Wednesday, 18 October 2017

Living a Minimalist Life


Embracing a minimalist life has a lot of benefits. Since the beginning of the year, I have adopted this approach to living my life. The following are the positive things I have seen:


I am healthier since I don’t spend much on food. Instead, I go to the gym more often and also run outdoors and bike. My BP is 100/60 with a resting heart rate of 60. Not bad for a 53-year old guy,eh!

I don’t spend money unnecessarily buying lunches from the food court

There is less food being thrown away since I try to buy as much

I am more conscious about the sufferings in this world, especially where there is famine

Besides working full-time, I also teach part-time at a local college, which also gives a different perspective in life. I am also more empathetic towards the plight of the less fortunate part-time lecturers during the current college strike.

I have been known to salvage items during garbage days in affluent neighbourhoods. I found replacement parts from my BBQ stove, a computer desk and a chair for my daughter’s apartment

I use the ATM machine less since I spend less. Also, I have cancelled more than 5 credit cards to avoid the urge to spend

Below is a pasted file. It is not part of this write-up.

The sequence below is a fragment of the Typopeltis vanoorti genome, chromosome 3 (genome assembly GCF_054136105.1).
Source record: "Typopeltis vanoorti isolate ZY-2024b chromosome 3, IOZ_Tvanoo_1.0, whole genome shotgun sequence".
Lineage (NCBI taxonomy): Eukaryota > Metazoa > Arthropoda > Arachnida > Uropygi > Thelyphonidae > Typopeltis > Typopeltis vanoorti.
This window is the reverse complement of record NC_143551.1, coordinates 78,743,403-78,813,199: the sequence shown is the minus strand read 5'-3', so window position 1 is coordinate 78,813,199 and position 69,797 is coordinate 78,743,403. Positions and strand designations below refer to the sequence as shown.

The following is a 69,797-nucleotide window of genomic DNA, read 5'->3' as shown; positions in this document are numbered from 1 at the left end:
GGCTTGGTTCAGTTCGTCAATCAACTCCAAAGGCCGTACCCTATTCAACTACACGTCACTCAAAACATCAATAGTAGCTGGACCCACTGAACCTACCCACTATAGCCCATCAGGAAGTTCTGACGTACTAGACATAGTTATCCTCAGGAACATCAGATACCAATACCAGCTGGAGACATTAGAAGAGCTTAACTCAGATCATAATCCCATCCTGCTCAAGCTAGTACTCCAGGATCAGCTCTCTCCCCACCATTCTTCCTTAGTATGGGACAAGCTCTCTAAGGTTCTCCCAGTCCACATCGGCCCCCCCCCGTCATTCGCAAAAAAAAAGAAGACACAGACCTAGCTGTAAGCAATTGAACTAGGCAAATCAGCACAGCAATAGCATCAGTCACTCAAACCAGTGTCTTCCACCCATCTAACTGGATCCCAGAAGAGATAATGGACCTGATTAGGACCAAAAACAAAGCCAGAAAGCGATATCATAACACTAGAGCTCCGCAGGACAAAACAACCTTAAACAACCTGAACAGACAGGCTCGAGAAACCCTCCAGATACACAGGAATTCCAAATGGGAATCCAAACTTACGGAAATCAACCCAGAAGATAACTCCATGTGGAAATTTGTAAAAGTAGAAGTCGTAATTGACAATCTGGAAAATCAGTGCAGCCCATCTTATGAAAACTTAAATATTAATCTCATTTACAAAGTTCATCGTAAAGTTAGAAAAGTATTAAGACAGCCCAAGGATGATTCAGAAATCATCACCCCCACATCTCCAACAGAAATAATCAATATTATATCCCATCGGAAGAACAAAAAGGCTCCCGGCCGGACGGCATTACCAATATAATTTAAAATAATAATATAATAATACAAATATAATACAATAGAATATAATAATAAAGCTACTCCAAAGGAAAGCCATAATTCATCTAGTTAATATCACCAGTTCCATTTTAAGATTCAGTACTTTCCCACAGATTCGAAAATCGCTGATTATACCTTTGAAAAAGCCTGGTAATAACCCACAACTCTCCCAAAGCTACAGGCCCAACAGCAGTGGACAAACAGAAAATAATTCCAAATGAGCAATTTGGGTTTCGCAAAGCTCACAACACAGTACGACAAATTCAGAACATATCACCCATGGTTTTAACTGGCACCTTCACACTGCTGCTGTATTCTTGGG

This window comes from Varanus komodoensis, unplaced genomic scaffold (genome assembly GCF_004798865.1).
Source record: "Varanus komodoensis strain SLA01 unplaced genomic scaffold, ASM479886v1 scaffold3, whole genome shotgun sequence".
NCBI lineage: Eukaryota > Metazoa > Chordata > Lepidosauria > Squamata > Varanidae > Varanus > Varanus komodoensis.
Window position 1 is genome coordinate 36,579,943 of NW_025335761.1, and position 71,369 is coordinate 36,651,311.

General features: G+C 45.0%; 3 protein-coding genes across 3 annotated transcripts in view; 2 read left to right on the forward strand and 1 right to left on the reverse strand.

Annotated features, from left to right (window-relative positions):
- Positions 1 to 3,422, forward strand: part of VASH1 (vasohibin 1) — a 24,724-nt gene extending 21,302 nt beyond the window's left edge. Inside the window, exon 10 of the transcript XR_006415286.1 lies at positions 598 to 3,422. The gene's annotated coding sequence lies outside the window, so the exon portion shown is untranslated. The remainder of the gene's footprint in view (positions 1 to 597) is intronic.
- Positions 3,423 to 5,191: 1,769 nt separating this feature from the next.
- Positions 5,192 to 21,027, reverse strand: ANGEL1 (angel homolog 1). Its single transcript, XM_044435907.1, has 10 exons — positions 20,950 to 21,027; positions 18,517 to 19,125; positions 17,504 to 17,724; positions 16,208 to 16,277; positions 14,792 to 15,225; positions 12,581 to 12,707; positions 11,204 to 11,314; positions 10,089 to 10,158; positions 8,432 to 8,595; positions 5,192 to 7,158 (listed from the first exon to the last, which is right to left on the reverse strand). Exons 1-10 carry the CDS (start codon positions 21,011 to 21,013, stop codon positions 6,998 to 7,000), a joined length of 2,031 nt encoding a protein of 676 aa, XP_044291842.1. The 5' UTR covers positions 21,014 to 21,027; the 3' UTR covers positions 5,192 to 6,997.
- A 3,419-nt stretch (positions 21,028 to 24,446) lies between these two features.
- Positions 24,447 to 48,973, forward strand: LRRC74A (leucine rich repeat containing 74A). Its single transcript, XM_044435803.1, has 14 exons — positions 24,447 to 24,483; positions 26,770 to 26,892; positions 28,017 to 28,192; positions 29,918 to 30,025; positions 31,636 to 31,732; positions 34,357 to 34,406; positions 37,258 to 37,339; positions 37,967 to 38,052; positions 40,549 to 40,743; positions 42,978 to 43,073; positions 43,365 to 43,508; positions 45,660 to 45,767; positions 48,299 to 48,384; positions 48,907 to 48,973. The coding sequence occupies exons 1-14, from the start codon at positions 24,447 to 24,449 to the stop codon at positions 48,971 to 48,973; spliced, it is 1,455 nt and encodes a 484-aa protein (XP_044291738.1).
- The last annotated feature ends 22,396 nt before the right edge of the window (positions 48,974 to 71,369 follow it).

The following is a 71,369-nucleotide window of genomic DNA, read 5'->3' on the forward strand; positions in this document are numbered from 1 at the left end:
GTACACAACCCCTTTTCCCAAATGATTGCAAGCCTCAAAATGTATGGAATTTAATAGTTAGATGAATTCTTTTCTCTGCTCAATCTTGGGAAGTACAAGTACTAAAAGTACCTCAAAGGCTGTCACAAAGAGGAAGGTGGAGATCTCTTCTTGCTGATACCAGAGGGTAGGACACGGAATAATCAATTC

I am more content since I don’t have to worry about not being able to survive in this materialistic world

I hardly shop for clothes anymore

I am saving more money each year ,which is a plus since I have already achieved financial independence

I also try to surround myself with like-minded individuals who also embrace living frugal

I don’t yearn for the new Lexus RX350 with the dual exhaust that I have always wanted. Darn, I could pay cash for the car and get $5,000 back. But No, my 5 year old RAV4 still runs very well

Instead of keeping up with the Joneses, I am trying to 'keep down' and spend less than the Mr. Money Mustaches and the Joshua Beckers of the world.

I have a more positive outlook in life since I am content with what I already have


My number one advice to people that I provide financial planning assistance to is to live minimalistically, and everything else will be taken care of. The key to a successful retirement planning is not how much you have, but how much less can you spend  

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